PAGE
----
Patent application title: METHOD FOR PRESS HARDENING OF METALS
Sören Wiberg (Ekero, SE)
Christoph Laumen (Munich, DE)
IPC8 Class: AB21D2200FI
Class name: By use of closed-die and coacting work-forcer (e.g., push-drawing) cup or shell drawing (i.e., deep drawing) with application of frictional restraining force to work during deformation
Publication date: 2010-07-08
Patent application number: 20100170319
Patent application title: METHOD FOR PRESS HARDENING OF METALS
The BOC Group, Inc.
Origin: MURRAY HILL, NJ US
IPC8 Class: AB21D2200FI
Publication date: 07/08/2010
Patent application number: 20100170319
The invention relates to a method for press hardening of a metal or an
alloy wherein said metal is heated in a controlled furnace atmosphere
which is essentially hydrogen-free and which comprises nitrogen and
1. Method for press hardening of a metal or an alloy, wherein said metal
or alloy is heated in a furnace and the heated metal or alloy is formed
and cooled in a die, comprising introducing nitrogen and carbon monoxide
into said furnace for controlling an atmosphere of said furnace without
hydrogen being introduced into said furnace.
2. Method according to claim 1, wherein said furnace atmosphere comprises a carbon containing enrichment gas.
3. Method according to claim 2, wherein said enrichment gas is acetylene, propane and/or methane.
4. Method according to claim 1, comprising removing hydrogen from syngas, from endogas or from cracked methanol for producing said nitrogen and carbon monoxide.
5. Method according to any of claim 1, comprising reacting a nitrogen containing gas containing less than 10% oxygen over graphite for producing said nitrogen and carbon monoxide.
6. Method according to claim 1, comprising injecting formic acid into a heated reactor filled with sulphuric acid or phosphoric acid and dissociating said formic acid for forming said carbon monoxide.
7. Method according to claim 1, comprising measuring carbon monoxide and temperature of said furnace atmosphere by a heated external oxygen probe or a carbon dioxide gas analyser for controlling the heating process.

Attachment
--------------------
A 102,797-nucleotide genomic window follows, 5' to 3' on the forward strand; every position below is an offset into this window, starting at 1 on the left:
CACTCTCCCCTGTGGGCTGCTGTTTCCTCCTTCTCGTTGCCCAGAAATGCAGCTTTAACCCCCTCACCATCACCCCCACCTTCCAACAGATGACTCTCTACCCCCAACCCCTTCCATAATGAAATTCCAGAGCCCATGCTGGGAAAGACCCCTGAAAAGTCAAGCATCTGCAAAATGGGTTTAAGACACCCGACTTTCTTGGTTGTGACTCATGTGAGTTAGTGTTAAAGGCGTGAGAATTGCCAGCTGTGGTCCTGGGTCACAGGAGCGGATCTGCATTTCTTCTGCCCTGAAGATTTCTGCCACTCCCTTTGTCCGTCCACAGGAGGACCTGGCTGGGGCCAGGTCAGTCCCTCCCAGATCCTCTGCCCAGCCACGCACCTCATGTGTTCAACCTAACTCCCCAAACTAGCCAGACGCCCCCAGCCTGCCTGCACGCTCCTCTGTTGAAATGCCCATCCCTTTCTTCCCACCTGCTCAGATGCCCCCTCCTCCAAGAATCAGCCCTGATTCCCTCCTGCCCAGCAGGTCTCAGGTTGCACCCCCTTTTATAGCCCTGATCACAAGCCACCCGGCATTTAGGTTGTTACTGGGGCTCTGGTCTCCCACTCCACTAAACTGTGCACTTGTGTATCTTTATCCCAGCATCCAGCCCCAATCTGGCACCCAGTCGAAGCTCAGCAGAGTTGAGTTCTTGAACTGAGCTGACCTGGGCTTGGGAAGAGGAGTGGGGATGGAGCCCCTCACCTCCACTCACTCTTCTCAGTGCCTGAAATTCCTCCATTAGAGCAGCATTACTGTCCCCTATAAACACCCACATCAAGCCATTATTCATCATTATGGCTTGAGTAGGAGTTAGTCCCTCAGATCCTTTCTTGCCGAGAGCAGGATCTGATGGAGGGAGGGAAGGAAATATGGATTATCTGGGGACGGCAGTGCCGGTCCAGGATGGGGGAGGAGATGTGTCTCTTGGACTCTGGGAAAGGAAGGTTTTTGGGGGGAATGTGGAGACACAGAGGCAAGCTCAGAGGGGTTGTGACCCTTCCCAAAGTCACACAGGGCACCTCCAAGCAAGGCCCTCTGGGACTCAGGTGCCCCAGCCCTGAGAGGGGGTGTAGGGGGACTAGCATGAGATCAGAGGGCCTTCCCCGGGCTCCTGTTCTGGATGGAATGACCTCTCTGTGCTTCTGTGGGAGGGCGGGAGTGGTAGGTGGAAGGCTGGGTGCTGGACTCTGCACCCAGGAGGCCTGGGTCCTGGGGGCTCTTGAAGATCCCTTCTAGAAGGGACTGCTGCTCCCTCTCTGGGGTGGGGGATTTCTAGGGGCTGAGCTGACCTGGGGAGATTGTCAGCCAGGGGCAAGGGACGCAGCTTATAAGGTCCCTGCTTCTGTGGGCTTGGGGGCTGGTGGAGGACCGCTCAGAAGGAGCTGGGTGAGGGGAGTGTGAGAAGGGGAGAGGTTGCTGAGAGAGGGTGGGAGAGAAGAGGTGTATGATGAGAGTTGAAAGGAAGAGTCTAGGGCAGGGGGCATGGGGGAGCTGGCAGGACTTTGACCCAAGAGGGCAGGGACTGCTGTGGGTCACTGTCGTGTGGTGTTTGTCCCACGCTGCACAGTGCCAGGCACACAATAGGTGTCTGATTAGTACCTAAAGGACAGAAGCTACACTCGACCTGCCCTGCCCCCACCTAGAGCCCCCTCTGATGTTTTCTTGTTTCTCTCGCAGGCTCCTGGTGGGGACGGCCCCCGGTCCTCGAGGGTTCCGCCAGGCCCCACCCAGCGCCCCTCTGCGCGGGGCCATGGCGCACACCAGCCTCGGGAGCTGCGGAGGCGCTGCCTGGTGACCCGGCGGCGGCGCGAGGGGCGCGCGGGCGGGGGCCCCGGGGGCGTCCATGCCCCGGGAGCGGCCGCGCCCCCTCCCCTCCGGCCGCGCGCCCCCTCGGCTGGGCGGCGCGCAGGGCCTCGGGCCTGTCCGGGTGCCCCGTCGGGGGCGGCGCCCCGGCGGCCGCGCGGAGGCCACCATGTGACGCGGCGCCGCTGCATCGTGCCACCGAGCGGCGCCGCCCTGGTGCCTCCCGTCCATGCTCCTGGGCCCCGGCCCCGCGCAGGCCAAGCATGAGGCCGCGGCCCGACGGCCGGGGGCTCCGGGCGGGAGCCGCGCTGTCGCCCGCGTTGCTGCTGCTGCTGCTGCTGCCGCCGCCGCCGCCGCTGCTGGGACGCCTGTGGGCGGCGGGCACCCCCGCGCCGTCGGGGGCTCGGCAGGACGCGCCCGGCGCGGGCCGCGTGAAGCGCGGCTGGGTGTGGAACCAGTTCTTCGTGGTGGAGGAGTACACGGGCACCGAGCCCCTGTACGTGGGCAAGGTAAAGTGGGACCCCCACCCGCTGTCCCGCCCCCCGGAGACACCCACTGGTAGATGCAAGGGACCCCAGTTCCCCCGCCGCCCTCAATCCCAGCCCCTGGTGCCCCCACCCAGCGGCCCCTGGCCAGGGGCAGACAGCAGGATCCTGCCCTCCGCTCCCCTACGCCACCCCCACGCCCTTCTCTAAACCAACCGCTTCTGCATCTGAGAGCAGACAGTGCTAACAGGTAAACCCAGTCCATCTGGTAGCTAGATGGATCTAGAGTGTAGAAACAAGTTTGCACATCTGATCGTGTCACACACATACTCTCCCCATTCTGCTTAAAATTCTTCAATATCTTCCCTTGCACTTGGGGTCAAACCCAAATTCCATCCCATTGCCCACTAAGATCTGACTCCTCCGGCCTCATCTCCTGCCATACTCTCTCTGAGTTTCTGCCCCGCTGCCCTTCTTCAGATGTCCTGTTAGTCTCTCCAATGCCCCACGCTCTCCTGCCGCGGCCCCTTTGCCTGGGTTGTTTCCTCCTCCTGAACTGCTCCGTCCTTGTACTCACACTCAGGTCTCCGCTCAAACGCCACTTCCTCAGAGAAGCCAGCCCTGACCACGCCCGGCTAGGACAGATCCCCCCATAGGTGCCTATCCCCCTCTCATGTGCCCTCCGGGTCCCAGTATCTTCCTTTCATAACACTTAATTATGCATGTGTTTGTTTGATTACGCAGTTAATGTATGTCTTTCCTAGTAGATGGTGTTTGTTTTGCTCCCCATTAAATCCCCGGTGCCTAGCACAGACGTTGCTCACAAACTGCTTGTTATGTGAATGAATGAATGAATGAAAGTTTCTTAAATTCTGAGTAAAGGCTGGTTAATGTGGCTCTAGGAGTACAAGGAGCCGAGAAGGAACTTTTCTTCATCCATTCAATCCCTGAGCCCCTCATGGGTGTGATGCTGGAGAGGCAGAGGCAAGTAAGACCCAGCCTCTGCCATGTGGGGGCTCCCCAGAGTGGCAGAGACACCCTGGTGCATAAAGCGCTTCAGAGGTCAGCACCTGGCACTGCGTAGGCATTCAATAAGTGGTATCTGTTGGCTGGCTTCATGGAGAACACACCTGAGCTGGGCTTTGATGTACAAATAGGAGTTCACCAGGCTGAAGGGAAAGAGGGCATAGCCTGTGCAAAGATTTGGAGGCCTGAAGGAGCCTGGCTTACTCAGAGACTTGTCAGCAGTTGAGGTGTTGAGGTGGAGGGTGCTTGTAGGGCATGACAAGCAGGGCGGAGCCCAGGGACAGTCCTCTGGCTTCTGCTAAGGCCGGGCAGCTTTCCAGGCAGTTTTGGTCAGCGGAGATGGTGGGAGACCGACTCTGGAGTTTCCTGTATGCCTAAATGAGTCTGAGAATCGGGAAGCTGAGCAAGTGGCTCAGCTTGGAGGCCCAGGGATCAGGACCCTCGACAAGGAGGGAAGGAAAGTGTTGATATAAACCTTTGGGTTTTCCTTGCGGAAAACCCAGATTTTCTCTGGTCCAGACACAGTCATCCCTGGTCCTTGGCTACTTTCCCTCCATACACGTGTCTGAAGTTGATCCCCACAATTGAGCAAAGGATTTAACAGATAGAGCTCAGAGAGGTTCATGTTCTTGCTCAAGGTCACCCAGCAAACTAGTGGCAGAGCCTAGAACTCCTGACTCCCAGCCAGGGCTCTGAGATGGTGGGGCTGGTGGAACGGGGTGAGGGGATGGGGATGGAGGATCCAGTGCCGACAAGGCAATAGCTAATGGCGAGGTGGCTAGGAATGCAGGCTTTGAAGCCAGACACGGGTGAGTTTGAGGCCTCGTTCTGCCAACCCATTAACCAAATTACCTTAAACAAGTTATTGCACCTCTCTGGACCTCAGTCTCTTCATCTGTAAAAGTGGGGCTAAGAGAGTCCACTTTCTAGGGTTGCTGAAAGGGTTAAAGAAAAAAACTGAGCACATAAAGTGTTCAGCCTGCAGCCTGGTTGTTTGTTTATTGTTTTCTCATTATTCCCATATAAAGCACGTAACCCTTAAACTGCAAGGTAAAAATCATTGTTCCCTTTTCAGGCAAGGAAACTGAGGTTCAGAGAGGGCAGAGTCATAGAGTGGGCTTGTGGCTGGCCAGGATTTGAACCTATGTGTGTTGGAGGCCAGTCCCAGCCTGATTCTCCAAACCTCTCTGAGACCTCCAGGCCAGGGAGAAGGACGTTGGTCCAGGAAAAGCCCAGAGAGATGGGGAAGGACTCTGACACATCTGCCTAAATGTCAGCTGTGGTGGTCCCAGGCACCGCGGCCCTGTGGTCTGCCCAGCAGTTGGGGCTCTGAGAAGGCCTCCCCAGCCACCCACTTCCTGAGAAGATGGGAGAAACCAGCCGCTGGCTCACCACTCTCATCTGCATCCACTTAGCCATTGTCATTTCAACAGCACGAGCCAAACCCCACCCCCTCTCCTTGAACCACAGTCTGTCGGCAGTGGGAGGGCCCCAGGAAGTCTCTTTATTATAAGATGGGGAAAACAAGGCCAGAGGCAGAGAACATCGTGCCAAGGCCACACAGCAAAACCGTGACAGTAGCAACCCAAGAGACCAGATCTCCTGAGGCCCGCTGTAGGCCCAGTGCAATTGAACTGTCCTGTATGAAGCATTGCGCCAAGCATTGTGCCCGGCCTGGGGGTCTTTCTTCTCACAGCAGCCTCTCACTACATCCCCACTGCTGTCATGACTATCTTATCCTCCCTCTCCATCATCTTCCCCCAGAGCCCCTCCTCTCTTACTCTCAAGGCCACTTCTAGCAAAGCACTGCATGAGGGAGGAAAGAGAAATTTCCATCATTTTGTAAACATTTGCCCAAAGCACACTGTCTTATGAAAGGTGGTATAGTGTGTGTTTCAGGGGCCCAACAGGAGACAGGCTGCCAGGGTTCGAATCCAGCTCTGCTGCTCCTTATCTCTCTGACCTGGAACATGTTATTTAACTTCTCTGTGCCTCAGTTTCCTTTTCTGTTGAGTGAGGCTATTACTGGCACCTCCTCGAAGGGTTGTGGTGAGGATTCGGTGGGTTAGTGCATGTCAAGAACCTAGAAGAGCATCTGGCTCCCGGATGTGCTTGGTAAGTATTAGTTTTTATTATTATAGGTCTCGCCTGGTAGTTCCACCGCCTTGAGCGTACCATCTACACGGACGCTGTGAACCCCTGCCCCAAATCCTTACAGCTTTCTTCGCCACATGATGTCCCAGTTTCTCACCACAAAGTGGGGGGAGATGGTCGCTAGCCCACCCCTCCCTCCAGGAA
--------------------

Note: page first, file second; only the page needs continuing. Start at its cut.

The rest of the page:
8. Method according to claim 1, wherein said furnace atmosphere comprises between 1% and 5% CO, between 90% and 99% N2 and between 0.05% and 1% hydrocarbon gas.
9. Method according to claim 1, comprising subjecting said metal or alloy to a hardening process comprising heating said metal or alloy and quenching said metal or alloy.
10. Method according to claim 1, further comprising manufacturing fasteners made of metal or alloy in said furnace atmosphere.
The invention relates to a method for press hardening of a metal or
an alloy wherein said metal or alloy is heated in a furnace and the hot
metal or alloy is formed and cooled in a die.
The composition, function and control of the furnace atmosphere are of crucial importance for the result of all heat treatments.
In the following, the term annealing is used for heat treatment of metals or alloys which requires a controlled atmosphere, and where the aim is to produce certain microstructures and properties. Annealing is done both in steel and nonferrous milling plants.
In the manufacturing industries annealing furnaces have a wide range of sizes and designs: from a small box furnace in a tool room, to a big continuous isothermal annealing furnace in the automotive transmission workshop, from the advanced vacuum furnace in the aerospace industry, to air filled furnaces for lower demand industries.
Hardening is a heat treatment procedure for steels with the aim to produce a martensitic or bainitic microstructure. Hardening is normally described separately from annealing but the furnace atmosphere requirements are similar for both processes. Hardening involves the steps of heating up to a temperature above the temperature, where the steel is austenitic, followed by a fast quench. The austenite will transform upon quenching to the hard microstructure martensite or bainite if the quenching rate is fast enough.
The so-called press hardening method, also known as hot stamping or hot forming, is used to produce parts of extremely high strength. The metal or alloy is heated up to a temperature between 800 and 1000° C., introduced into a die and then subjected to a hot forming process. The term "die" shall mean any kind of die, stamp or press which can be used to change the form of a hot metal object. In the die the metal object is formed hot and then cooled and whereby hardened. The forming step and the cooling and hardening step are carried out within the die. So produced steels show a very high tensile strength.